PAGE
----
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Student Thread - TiagoLPS

35 posts in this topic

Posted

Ok so i used decimation master on the chair, and it reduced the polycount from ~600.000 to ~100.000  would that be enough?

For use in game I would say to aim for less than 1,000 triangles. To go from something like 600,000 to 1,000 with decimation master it can be helpful to do it in two or more rounds where you first decimate down to say 5-10% of the original and then go to your target geometry. It's likely though that you'll have to use a combination of decimation master and modeling the low poly by hand to get a good fit. The other option is to just model the whole thing by hand. Up to you, but for me at least starting with decimation master and cleaning it up is a time saver, and that's important because I find creating the low poly to be the most time consuming (and important!) step of the whole workflow.

I put together a few examples of what you're trying to do. Here in the first one we're trying to make a good low poly mesh that captures the high poly mesh efficiently with the fewest vertices. This will mean sometimes being on the 'inside' of the high poly, sometimes not. After UV-unwrapping the low poly mesh and completing any changes you want to make to it, you can now create a 'cage' for the low poly. This model is used to calculate the angle and position where rays are simulated in the baking process and should be on the outside of the high poly at all positions. The easiest way to make this is by using the Push modifier, which moves a vertice along the normal vector. Some manual tweaking is necessary at times but Push does most of the work for you.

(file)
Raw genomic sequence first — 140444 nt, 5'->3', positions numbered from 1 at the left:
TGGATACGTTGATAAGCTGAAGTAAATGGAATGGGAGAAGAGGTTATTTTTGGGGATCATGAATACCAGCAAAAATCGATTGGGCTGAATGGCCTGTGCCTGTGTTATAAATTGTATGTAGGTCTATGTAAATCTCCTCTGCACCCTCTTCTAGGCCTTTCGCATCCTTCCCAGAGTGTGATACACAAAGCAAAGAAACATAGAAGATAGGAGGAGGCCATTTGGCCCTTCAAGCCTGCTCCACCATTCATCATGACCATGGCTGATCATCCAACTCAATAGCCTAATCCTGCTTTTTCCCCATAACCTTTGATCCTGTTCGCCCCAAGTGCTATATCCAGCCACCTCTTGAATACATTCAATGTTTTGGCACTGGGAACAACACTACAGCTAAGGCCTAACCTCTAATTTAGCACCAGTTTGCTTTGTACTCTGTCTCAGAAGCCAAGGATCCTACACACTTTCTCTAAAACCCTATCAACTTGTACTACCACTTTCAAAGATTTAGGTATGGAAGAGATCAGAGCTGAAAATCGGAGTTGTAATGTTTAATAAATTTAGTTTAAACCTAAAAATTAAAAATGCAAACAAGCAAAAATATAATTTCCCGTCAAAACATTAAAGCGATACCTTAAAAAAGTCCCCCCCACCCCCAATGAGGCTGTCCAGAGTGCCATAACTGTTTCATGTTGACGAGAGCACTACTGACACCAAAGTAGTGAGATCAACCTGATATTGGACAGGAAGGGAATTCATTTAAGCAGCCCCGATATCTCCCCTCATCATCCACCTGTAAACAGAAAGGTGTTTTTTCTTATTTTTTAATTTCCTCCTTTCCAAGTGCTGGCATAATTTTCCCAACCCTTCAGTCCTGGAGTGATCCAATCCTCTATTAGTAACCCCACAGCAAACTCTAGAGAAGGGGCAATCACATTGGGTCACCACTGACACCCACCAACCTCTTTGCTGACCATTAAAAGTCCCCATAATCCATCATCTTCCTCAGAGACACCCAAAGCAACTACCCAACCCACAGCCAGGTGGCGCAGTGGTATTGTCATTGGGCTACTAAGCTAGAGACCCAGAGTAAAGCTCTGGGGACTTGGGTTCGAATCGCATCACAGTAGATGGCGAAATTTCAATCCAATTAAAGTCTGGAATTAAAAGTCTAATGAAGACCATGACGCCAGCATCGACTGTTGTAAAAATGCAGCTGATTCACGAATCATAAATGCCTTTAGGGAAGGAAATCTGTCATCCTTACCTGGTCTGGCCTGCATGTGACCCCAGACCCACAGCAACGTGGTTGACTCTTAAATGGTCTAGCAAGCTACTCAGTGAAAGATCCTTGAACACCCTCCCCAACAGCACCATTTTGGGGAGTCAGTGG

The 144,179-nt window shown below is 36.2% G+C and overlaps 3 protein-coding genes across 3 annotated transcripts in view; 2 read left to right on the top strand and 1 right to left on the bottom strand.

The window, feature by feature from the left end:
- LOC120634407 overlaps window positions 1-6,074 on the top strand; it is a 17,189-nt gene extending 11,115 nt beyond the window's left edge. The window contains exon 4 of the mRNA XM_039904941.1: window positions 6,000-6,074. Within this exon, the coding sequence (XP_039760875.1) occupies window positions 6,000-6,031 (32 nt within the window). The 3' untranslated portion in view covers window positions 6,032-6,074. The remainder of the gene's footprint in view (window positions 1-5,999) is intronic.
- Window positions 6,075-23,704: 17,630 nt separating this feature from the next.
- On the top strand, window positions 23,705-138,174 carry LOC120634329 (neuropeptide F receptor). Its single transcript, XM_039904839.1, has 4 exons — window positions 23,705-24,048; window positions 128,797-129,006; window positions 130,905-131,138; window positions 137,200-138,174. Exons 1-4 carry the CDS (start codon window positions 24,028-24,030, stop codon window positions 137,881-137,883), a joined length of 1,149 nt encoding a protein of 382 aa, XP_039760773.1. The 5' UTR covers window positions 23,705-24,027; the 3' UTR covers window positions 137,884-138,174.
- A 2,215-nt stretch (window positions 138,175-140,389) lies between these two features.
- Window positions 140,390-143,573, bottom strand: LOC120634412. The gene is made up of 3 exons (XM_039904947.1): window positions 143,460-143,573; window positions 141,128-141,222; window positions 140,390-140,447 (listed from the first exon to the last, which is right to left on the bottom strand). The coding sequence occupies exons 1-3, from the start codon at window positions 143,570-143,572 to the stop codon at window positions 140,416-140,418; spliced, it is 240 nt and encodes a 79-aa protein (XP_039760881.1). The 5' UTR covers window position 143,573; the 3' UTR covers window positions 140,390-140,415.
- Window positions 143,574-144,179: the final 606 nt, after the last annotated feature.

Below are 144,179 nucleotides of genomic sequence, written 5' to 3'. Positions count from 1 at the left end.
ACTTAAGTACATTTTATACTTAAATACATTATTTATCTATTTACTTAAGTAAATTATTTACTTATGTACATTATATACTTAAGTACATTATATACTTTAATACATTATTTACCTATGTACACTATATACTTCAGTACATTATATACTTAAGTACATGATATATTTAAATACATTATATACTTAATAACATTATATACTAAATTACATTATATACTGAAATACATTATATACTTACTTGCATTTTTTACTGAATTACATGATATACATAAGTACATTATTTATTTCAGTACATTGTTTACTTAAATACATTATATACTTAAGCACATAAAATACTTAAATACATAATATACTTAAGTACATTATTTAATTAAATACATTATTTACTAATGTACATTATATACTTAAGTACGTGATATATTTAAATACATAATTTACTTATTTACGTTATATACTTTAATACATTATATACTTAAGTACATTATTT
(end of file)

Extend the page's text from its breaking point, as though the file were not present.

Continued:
9cmJxGA.jpg

Now with the low poly and cage, I was able to take the painted high poly (left) and bake the polypaint to a texture (middle) and then use that texture on the low poly model within Max (right). 

YWOd6VY.jpg

 

 

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Posted

So in this case I can use the lowpoly from 3D max I made before sending it to zbrush

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Posted (edited)

One question though, while UV unwrapping the low poly, can I overlay, for example, the back part and the front part of the back of the chair, to save space, or should I keep it all separate? If I have to keep all separated, its going to be a little hard to fit everything in isn't?

This is the lowpoly btw:

Untitled_1.png

Edited by TiagoLPS

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Posted

One question though, while UV unwrapping the low poly, can I overlay, for example, the back part and the front part of the back of the chair, to save space, or should I keep it all separate? If I have to keep all separated, its going to be a little hard to fit everything in isn't?

This is the lowpoly btw:

Hidden Content

Sure, if you have identical (or even similar) surfaces you can reuse the baked UV space. But I'm not sure the front and back of your chair are a great candidate for that since there appear to actually be some differences there.  A place you could use symmetry would be the legs, since it looks like your right and left sides are exact copies. In the low poly model you use to bake, only use one side. Then, for your actual low poly copy the UV mapping to the other. And, I wouldn't be to worried about fitting everything for the chair into one UV map anyway, it doesn't have all that much surface area relatively. 

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Posted (edited)

Finished unwrapping the UVs :)

UVWs_Nordic_chair.png

Edited by TiagoLPS

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Posted

Finished unwrapping the UVs :)

Hidden Content

Alright, we can make a lot of improvements here. What you're doing is essentially breaking every flat surface into it's own UV 'island'. While that will guarantee no stretch of the textures, it doesn't necessarily give you the largest pixel density, and also makes it very hard to create a texture with a smooth appearance that lacks visible seams at the edges. Do you understand that last point? If you have two isolated UV islands placed on an image, and they are then rendered sharing an edge in 3D, the texture will appear to be torn between the two faces. There ARE ways to get around that to an extent, but it's better to leave faces with exposed edges together in an island if the UV distortion isn't too great.